Murray Mandryk: Jury's still out on liquor store privatization success

murray mandryk: jury's still out on liquor store privatization success

While last fall’s union rallies against private liquor store ownership failed to convince many people, we still don’t know who will wind up owning these liquor stores.

It’s been difficult for opponents of the Saskatchewan Party government’s sell-off of the remaining publicly owned liquor stores to make the case that this has been the disastrous deal they predicted it would be.

That said, the jury is still out as to whether the abandonment of Saskatchewan’s half-private, half-public hybrid model of liquor store ownership will be a good long-term deal for taxpayers or a good thing for the province as a whole.

In fact, given a few recent developments, we deserve some answers as to who is going to wind up owning these private liquor stores, because things aren’t exactly playing out as the government predicted.

The good news is that money is still pouring in from actual property and private liquor licence sales.

The 10 physical Saskatchewan Liquor and Gaming Authority liquor store buildings sold by the government have raked in $3,255,000, including: Esterhazy, $410,000; La Ronge, $310,000; Buffalo Narrows, $100,000; Creighton, $200,000; Carlyle, $330,000; Humboldt,$385,000; Moosomin; $350,000; Watrous, $450,000; Biggar, $350,000; and Fort Qu’Appelle, $370,000.

However, the big cash is coming in from the auctioning off of liquor store permits — $45,077,800 from those auctions … or so the SLGA told us last February.

Ranging from $450,000 in Carlyle to $3.3 million in La Ronge, with bids in Regina and Saskatoon around the $1.5-million mark, it’s hard to argue the 5,641 bids weren’t a competitive and profitable exercise.

The money raised has surpassed what SLGA Minister Lori Carr estimated would be a $15-million winding-down cost that includes severance for the estimated 350 part- and full-time Saskatchewan Government and General Employees Union (SGEU) members and out-of-scope SLGA employees put out of work.

Certainly, it’s far exceeded political critics who predicted friends of the Sask. Party would get liquor stores for a song, not much more than the $5,000 required price for a bid.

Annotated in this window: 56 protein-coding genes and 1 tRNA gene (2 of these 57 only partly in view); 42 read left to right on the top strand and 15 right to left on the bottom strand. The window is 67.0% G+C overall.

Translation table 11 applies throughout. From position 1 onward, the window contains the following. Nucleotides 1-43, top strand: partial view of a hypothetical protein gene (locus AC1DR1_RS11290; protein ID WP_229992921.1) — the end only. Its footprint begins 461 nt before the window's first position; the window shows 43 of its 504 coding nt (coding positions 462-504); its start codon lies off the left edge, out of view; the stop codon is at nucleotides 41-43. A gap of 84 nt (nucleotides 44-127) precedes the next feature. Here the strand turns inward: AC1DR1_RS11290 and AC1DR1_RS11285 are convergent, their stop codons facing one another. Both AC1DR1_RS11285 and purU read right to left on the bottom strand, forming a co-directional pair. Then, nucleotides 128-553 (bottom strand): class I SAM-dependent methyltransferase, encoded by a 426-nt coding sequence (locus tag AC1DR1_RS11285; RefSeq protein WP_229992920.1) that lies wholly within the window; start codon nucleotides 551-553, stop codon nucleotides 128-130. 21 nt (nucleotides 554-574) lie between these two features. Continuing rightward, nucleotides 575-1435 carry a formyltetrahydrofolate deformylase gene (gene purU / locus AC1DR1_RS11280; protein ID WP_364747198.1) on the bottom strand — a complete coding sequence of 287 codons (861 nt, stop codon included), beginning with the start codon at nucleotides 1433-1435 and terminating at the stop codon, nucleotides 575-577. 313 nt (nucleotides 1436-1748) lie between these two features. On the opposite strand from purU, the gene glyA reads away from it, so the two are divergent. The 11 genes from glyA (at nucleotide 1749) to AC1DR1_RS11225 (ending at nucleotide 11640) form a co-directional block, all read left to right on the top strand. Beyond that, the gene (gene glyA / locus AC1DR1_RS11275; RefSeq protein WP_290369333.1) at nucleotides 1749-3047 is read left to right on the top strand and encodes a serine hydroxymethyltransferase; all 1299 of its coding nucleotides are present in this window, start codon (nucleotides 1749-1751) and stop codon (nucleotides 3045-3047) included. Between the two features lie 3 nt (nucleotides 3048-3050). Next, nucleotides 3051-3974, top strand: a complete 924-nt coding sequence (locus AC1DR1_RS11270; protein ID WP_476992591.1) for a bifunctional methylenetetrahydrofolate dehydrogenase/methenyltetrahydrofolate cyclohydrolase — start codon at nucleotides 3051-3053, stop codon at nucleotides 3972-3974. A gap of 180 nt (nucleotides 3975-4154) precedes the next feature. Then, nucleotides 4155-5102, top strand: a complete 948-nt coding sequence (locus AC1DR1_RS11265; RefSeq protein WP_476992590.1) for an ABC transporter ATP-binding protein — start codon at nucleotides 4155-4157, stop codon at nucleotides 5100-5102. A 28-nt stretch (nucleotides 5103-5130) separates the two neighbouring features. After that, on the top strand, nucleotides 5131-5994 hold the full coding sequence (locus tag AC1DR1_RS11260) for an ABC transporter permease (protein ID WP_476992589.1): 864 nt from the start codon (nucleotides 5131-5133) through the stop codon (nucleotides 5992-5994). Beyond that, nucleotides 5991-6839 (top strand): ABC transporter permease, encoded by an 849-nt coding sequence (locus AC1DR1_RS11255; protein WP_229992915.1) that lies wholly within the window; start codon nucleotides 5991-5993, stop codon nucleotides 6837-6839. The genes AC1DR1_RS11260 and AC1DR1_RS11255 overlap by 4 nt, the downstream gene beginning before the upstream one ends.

Given that the provincial government still controls wholesale distribution of liquor in this province — not to mention the taxes we pay on our booze — it remains unlikely Saskatchewan will lose much money on this deal.

However, all this begs the question of how getting out of the retail business and handing it over to the private sector adds to government coffers in future years after the initial sale. (Carr and her government claim the SLGA retail outlets would have only made $395,000 in 2022-23 and were on a path to losing money … although it’s hard to imagine how even a government could lose money selling booze.)

To be clear, this has been a politically driven policy decision …  although it remains legitimate to ask why the government should be in any retail business. After all, the government isn’t in the retail business elsewhere.

No government saw fit to get into the retail cannabis business. The fact that neither private booze nor weed sellers are losing their licences because they’re selling to minors might finally put to rest the notion that we need public ownership to regulate sales.

That said, what the private liquor business will look like in Saskatchewan remains unclear.

As first reported by CTV, 10 of the 35 initial bidders are not going forward with their bids, with no explanation from the government as to why.

This could just be a relatively minor setback, but it does raise questions about whether large companies might yet wind up owning a disproportionate or concentrated share of these private stores.

The NDP’s anti-privatization criticism has mostly focused on loss of revenue and what SLGA critic Nathaniel Teed called in an interview “power-paying, mortgage-paying” SGEU jobs moved to the private sector. Neither is an especially compelling argument for why the government should be in this specific retail business.

But Teed’s stronger concerns are that private stores could wind up in the hands of one or two large, out-of-province private companies paying low wages and maximizing profits with higher prices.

This would be in marked contrast to the cannabis business, now largely made up of small, entrepreneurial retailers. Admittedly, there is no proof of this yet, but by now we should know who is buying these privatized liquor stores.

Will we see competition, or price increases because of virtual monopolies?

Murray Mandryk is the political columnist for the Regina Leader-Post and the Saskatoon StarPhoenix.


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